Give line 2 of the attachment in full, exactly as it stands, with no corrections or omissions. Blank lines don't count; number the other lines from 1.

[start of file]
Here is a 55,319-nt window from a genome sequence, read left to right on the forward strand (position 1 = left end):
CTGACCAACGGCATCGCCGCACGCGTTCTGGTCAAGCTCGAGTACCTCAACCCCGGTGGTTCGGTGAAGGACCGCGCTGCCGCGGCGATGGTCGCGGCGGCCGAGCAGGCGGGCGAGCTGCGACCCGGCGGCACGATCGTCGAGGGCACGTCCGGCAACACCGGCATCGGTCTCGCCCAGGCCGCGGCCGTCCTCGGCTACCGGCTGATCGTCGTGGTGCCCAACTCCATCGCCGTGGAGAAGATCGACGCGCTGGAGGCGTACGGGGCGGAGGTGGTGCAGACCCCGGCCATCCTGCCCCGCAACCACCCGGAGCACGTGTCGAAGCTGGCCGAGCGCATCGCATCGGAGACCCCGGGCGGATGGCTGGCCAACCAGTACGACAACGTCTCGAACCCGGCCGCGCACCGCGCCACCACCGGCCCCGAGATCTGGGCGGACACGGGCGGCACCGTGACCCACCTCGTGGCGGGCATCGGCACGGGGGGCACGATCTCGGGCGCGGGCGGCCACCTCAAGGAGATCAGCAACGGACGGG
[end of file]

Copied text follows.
CTGACCAACGGCATCGCCGCACGCGTTCTGGTCAAGCTCGAGTACCTCAACCCCGGTGGTTCGGTGAAGGACCGCGCTGCCGCGGCGATGGTCGCGGCGGCCGAGCAGGCGGGCGAGCTGCGACCCGGCGGCACGATCGTCGAGGGCACGTCCGGCAACACCGGCATCGGTCTCGCCCAGGCCGCGGCCGTCCTCGGCTACCGGCTGATCGTCGTGGTGCCCAACTCCATCGCCGTGGAGAAGATCGACGCGCTGGAGGCGTACGGGGCGGAGGTGGTGCAGACCCCGGCCATCCTGCCCCGCAACCACCCGGAGCACGTGTCGAAGCTGGCCGAGCGCATCGCATCGGAGACCCCGGGCGGATGGCTGGCCAACCAGTACGACAACGTCTCGAACCCGGCCGCGCACCGCGCCACCACCGGCCCCGAGATCTGGGCGGACACGGGCGGCACCGTGACCCACCTCGTGGCGGGCATCGGCACGGGGGGCACGATCTCGGGCGCGGGCGGCCACCTCAAGGAGATCAGCAACGGACGGG